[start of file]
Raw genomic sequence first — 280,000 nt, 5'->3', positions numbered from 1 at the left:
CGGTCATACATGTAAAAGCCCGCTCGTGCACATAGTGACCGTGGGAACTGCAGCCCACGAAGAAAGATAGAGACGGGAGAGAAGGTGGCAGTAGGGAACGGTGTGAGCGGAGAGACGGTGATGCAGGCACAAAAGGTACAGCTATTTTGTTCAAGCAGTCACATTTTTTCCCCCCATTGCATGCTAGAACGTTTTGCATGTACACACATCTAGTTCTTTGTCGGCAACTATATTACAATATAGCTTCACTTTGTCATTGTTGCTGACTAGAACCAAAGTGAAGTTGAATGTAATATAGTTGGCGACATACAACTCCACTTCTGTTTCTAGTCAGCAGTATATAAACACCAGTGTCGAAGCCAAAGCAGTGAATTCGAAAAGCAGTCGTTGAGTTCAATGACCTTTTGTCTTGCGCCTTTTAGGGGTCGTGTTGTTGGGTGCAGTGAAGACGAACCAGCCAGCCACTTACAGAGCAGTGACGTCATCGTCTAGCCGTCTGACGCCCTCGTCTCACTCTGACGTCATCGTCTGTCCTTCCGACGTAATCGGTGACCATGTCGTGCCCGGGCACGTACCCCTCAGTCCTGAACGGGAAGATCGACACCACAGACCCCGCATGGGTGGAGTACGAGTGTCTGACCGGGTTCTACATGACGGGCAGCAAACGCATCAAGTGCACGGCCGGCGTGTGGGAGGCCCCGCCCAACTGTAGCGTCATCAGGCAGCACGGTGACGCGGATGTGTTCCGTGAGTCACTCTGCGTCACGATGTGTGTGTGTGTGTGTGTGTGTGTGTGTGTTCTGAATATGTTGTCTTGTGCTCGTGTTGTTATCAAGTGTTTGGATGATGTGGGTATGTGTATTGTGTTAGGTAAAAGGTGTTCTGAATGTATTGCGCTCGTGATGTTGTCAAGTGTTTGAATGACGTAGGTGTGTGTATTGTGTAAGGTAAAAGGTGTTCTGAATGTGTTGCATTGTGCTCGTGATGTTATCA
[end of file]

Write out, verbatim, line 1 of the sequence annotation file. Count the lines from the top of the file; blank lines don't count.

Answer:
Raw genomic sequence first — 280,000 nt, 5'->3', positions numbered from 1 at the left: